Art review: Celia Paul at Victoria Miro Gallery II

by
13 December 2019

Jonathan Evens sees an exhibition by the artist Celia Paul

© Celia Paul. Courtesy the artist and Victoria Miro, London/Venice

My Sisters in Mourning (2015-16) by Celia Paul

My Sisters in Mourning (2015-16) by Celia Paul

THERE are 80 stairs leading to Celia Paul’s studio, the fourth floor of an apartment block overlooking the forecourt of the British Museum. It is appropriate, therefore, that this exhibition is in Gallery II at Victoria Miro’s Wharf Street Gallery which is to be found at the top of a dramatic staircase numbering 72 steps, stretched on a continuous line.

For many years, Paul’s mother used to climb the steps to this studio to sit for her. She would arrive exhausted and out of breath, as did I after climbing eight stairs fewer, but then would pray in silence as she sat for her daughter, the air being charged with prayer. This exhibition is no less charged with prayer, as, although she is not conventionally religious, prayer, Paul says, is still in her bloodstream. A strong sense of peace emanates from her work as she juxtaposes direct observation with mysticism.

The peace that emanates is hard won, as is the seclusion found in her studio amid the complexities of the relations she paints. Movement and colour in the form of drips, streaks, scrapes, swirls, and globules of paint busily cover the surface of her canvases, and yet their relations one with another fashion contemplative images that cohere and convince. She paints peace, while painting in peace, despite the disruptions of guilt and grief which arise from her past; a new day, a new dawn is depicted undefined by the past. She and her female sitters are strong, waiting peacefully, being themselves, no longer defined by the men in their lives, whether archbishops, artists, bishops, or philosophers.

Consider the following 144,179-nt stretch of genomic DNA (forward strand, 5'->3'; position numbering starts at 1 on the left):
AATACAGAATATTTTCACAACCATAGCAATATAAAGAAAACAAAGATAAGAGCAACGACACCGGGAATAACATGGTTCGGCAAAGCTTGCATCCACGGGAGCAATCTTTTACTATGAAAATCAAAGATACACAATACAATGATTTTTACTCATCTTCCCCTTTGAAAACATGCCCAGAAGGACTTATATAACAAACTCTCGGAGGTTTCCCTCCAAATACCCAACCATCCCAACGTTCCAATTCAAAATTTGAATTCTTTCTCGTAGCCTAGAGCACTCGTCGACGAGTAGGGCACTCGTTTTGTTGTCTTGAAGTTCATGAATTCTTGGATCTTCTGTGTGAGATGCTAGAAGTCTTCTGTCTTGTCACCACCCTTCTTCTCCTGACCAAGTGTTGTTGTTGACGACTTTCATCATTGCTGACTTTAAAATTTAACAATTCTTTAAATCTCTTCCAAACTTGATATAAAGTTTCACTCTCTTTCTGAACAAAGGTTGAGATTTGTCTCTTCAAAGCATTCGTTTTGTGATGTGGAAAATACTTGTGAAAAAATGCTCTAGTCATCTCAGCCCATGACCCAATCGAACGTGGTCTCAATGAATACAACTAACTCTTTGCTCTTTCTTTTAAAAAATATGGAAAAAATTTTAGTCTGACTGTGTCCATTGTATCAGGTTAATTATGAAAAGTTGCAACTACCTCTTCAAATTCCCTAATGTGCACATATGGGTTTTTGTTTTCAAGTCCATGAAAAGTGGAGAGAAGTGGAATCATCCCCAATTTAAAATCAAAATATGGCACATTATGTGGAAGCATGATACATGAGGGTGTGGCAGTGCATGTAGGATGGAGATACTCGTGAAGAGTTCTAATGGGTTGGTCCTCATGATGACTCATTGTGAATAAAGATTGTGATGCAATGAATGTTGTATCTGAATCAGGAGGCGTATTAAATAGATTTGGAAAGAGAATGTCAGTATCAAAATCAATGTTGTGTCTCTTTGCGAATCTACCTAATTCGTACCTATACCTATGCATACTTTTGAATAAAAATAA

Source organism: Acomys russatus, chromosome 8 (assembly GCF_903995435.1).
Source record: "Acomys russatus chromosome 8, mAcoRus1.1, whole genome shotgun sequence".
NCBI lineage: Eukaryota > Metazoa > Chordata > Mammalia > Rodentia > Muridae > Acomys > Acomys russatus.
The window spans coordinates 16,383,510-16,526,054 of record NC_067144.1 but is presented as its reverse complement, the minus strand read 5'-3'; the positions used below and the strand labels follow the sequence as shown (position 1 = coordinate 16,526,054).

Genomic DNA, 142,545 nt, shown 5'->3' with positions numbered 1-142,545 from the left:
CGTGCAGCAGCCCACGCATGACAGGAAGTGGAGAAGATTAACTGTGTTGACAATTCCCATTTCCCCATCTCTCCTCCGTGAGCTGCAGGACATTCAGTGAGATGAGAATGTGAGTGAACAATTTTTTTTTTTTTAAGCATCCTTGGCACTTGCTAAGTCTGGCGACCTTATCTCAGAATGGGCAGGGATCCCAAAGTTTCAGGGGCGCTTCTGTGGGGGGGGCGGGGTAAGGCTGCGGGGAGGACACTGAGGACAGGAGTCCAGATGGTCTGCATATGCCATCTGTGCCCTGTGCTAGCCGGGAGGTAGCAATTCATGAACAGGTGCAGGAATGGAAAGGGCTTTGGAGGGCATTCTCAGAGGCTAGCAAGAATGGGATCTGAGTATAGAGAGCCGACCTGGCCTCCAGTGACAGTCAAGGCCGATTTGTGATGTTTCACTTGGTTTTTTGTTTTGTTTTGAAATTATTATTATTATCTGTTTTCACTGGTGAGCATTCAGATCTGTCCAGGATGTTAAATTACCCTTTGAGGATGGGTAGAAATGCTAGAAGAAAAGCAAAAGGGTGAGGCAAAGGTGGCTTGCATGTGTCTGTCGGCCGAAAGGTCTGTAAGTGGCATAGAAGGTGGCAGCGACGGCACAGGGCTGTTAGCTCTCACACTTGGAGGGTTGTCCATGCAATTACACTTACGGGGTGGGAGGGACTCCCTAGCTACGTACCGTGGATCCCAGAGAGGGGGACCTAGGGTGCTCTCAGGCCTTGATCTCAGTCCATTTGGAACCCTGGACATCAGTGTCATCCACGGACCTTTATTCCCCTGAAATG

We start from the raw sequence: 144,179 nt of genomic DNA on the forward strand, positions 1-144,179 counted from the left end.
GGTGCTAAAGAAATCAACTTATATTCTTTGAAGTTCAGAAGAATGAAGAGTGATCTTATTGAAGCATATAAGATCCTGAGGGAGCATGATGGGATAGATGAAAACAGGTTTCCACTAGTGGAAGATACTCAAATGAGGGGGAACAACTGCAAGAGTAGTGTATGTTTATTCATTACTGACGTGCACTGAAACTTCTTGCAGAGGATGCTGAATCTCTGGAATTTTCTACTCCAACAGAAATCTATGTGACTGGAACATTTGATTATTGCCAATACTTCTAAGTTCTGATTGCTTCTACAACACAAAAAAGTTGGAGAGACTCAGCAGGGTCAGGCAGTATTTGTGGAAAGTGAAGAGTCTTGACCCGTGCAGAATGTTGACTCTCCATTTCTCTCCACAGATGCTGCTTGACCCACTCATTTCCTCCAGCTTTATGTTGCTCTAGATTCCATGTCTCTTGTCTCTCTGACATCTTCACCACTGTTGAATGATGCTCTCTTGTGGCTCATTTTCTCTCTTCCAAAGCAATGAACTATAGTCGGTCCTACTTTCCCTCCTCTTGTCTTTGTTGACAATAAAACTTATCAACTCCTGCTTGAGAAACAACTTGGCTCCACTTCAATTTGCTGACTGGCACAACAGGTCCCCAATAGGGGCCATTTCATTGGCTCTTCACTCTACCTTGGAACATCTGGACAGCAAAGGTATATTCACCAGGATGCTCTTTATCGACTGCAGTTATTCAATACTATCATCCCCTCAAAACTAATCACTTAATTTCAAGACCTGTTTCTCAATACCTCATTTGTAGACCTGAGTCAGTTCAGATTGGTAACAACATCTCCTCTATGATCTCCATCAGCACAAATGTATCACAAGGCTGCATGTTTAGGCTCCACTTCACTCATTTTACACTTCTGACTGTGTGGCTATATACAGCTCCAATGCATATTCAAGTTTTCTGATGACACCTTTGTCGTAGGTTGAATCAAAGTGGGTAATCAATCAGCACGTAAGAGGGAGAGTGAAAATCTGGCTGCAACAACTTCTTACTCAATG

“Lighten our darkness, we beseech thee, O Lord,” is the prayer that would most readily characterise these pieces, as the emergence of light is often Paul’s subject, resolution, and goal. A halo effect surrounds Paul’s features in Self Portrait with Narrow Mirror. The sun, hidden by a dominating dark central tree, streams rays of illuminating light on The Brontë Parsonage, lit from without among sombre blues and greys. The light in Kate in White, Spring 2018, overwhelms and overawes, spilling over and enveloping the sitter. Breaking, Santa Monica provides a word and image for the peaceful light which breaks through, emerging and emanating from her canvases.

God is in the light that pierces the darkening gloom within these works. My Mother and God is 167.3cm of dark canvas stretched upwards from the still image of her sitting mother praying. Those prayers call forth the thin band of yellow light entering the space at the apex, apotheosis and apogee of the canvas.

The exhibition accompanies the publication of Paul’s memoir, Self-Portrait, in which she makes the initial statement that she is not a portrait-painter, but an autobiographer and chronicler of life and family. In the memoir, she paints in prose, an equivalent to the poetry of her paintings. In both her memoir and her paintings there is a sense of resolution among the chaos of relations, a calm acceptance of things coming together, that all shall ultimately be well. This sense is vividly captured in My Sisters in Mourning, 2015-16, where Paul’s sisters, after the death of their mother, sit together in still repose, waiting.

 

“Celia Paul” is at Victoria Miro Gallery II, 16 Wharf Road, London N1, Tuesday-Saturday, until 20 December. Phone 020 7336 8109. www.victoria-miro.com

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